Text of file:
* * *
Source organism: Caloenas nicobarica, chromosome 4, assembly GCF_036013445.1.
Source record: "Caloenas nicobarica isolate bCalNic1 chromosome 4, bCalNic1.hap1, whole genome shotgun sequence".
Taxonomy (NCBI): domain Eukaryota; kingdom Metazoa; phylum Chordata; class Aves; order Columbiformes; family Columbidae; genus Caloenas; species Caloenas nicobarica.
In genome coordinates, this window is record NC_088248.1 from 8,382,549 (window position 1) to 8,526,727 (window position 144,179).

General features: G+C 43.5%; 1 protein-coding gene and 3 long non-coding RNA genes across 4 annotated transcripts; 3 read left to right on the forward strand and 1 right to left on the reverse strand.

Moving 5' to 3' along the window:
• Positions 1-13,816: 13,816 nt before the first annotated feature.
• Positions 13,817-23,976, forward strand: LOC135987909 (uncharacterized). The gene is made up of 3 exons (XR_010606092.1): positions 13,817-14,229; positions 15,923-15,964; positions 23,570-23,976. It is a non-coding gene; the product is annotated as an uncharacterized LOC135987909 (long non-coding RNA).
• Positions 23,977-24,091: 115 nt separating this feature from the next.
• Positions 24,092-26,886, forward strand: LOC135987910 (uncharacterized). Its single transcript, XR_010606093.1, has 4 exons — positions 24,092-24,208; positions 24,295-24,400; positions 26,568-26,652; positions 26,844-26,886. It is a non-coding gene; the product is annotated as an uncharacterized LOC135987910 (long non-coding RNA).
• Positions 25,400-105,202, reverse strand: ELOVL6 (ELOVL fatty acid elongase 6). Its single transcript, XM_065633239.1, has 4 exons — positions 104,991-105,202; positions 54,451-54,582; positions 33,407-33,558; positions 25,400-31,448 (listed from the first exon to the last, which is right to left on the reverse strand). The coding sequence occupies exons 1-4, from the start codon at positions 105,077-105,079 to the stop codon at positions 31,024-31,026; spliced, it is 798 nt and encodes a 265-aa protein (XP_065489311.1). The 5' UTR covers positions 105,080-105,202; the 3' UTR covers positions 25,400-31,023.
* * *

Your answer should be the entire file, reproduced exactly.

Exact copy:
Source organism: Caloenas nicobarica, chromosome 4, assembly GCF_036013445.1.
Source record: "Caloenas nicobarica isolate bCalNic1 chromosome 4, bCalNic1.hap1, whole genome shotgun sequence".
Taxonomy (NCBI): domain Eukaryota; kingdom Metazoa; phylum Chordata; class Aves; order Columbiformes; family Columbidae; genus Caloenas; species Caloenas nicobarica.
In genome coordinates, this window is record NC_088248.1 from 8,382,549 (window position 1) to 8,526,727 (window position 144,179).

General features: G+C 43.5%; 1 protein-coding gene and 3 long non-coding RNA genes across 4 annotated transcripts; 3 read left to right on the forward strand and 1 right to left on the reverse strand.

Moving 5' to 3' along the window:
• Positions 1-13,816: 13,816 nt before the first annotated feature.
• Positions 13,817-23,976, forward strand: LOC135987909 (uncharacterized). The gene is made up of 3 exons (XR_010606092.1): positions 13,817-14,229; positions 15,923-15,964; positions 23,570-23,976. It is a non-coding gene; the product is annotated as an uncharacterized LOC135987909 (long non-coding RNA).
• Positions 23,977-24,091: 115 nt separating this feature from the next.
• Positions 24,092-26,886, forward strand: LOC135987910 (uncharacterized). Its single transcript, XR_010606093.1, has 4 exons — positions 24,092-24,208; positions 24,295-24,400; positions 26,568-26,652; positions 26,844-26,886. It is a non-coding gene; the product is annotated as an uncharacterized LOC135987910 (long non-coding RNA).
• Positions 25,400-105,202, reverse strand: ELOVL6 (ELOVL fatty acid elongase 6). Its single transcript, XM_065633239.1, has 4 exons — positions 104,991-105,202; positions 54,451-54,582; positions 33,407-33,558; positions 25,400-31,448 (listed from the first exon to the last, which is right to left on the reverse strand). The coding sequence occupies exons 1-4, from the start codon at positions 105,077-105,079 to the stop codon at positions 31,024-31,026; spliced, it is 798 nt and encodes a 265-aa protein (XP_065489311.1). The 5' UTR covers positions 105,080-105,202; the 3' UTR covers positions 25,400-31,023.